She is hardly alone among her age group in her inclinations toward super-couture, and believe it or not, neither Mom nor I have had much influence on her passionate attraction to wonder-duds. In fact, there isn’t much superhero merch about the house beyond my basement hobbit hole of a Media Studies library. Nor are we a particularly super-duper family, aside from fond memories of the original Super Friends and the occasional spontaneous viewings of The Incredibles or Big Hero 6. For further proof, just ask my 10 year-old son, who completely skipped over all of the superhero genres and contexts that fascinated many of his friends. From his earlest safaris around our home, he has always favored scouts, birding, tennis, and baseball. So super-stuff abides in our lives, but it does not beckon, inundate, or restrict our offspring’s access to other forms of generally pleasant and genuinely good-hearted American middle class fun. Still, on her own time and in her own mind, my daughter is definitely a Super Hero Girl.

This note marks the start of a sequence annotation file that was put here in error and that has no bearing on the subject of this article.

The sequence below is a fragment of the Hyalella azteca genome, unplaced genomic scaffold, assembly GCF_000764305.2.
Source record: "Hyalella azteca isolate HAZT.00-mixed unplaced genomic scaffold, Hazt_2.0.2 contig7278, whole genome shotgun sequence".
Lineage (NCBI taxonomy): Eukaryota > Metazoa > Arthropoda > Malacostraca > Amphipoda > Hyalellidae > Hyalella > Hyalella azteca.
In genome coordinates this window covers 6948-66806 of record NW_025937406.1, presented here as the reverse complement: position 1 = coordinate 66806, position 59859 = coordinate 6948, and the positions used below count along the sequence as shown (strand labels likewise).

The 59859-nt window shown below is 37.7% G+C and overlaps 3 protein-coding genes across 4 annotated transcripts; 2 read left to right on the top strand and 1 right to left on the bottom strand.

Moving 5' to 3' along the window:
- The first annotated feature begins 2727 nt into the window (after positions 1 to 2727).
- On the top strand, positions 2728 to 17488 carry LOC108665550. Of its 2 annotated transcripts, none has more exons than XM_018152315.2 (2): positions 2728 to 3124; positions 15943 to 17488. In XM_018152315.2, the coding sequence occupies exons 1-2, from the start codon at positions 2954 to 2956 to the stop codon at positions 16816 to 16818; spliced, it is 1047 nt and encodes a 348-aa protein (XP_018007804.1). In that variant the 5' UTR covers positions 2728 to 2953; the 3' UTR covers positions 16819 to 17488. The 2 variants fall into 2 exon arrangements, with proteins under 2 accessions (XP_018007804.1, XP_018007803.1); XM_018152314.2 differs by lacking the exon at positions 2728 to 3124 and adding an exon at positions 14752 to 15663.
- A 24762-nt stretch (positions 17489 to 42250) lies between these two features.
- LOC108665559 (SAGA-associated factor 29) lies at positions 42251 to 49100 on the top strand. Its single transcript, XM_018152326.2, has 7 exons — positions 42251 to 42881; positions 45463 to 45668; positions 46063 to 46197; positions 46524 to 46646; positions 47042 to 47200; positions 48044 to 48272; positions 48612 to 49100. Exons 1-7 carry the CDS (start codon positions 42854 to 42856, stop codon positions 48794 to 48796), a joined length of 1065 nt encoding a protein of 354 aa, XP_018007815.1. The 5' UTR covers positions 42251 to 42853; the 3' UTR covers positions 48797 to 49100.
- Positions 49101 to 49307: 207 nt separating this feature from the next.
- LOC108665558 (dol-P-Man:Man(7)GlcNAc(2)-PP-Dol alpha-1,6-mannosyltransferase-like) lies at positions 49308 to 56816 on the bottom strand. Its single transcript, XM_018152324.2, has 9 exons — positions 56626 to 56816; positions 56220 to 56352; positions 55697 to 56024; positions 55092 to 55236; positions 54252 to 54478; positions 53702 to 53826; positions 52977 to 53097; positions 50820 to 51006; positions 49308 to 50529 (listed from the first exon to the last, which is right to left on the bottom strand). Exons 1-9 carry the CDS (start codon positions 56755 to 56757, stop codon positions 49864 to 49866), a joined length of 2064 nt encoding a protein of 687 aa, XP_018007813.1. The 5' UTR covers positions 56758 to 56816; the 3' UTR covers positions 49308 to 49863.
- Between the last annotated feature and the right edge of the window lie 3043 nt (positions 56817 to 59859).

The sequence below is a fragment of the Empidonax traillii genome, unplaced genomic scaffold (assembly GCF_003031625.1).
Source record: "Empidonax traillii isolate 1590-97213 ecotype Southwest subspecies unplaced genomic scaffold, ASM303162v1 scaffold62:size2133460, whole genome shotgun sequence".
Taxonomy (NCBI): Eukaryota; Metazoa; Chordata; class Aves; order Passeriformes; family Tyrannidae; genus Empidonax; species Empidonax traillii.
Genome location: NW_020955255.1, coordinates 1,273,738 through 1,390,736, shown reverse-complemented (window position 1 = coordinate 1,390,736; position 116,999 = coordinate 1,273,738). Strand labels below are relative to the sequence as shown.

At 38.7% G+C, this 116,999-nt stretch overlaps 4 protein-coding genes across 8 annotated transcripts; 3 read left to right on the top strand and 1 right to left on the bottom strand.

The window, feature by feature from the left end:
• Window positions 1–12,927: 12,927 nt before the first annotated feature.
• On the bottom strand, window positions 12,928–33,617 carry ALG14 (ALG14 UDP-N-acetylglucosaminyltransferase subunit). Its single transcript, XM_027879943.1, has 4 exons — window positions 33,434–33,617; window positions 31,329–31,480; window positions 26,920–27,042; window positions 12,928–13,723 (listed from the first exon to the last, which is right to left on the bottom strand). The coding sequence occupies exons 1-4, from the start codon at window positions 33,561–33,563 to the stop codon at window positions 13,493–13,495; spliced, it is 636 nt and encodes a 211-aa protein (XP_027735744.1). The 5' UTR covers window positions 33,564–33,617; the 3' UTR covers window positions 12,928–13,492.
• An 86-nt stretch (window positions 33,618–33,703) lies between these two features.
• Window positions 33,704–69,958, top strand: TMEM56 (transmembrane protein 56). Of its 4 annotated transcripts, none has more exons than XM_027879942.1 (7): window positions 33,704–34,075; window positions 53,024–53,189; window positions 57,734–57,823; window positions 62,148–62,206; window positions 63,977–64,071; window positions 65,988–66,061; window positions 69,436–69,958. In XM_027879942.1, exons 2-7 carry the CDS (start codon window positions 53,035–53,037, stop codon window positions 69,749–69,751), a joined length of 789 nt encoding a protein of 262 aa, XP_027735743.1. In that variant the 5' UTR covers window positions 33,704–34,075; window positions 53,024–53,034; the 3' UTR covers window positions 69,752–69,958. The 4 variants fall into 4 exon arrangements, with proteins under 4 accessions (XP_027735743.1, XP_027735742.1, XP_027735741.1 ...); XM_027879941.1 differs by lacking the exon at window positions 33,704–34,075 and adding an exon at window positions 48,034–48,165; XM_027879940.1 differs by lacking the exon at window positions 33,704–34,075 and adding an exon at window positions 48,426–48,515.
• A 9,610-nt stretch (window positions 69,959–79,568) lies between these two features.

In his 19 February review of Tim Miller’s Deadpool, Entertainment Weekly critic, Chris Nashawaty likens Hollywood’s current love affair with comic-book franchises to a “superhero-industrial complex.” Though the first adaptations of comic-book dash and drama had great promise, the entire enterprise has become “so monolithic and profitable” and flatly predictable that even die-hard fans of caped crusaders and marvelous mutants now shudder when expanded cross-overs, bloated sequels, and generic spin-offs are announced at Comic Con, the newly anointed Official Corporate Sphincter of mainstream Pop-aganda.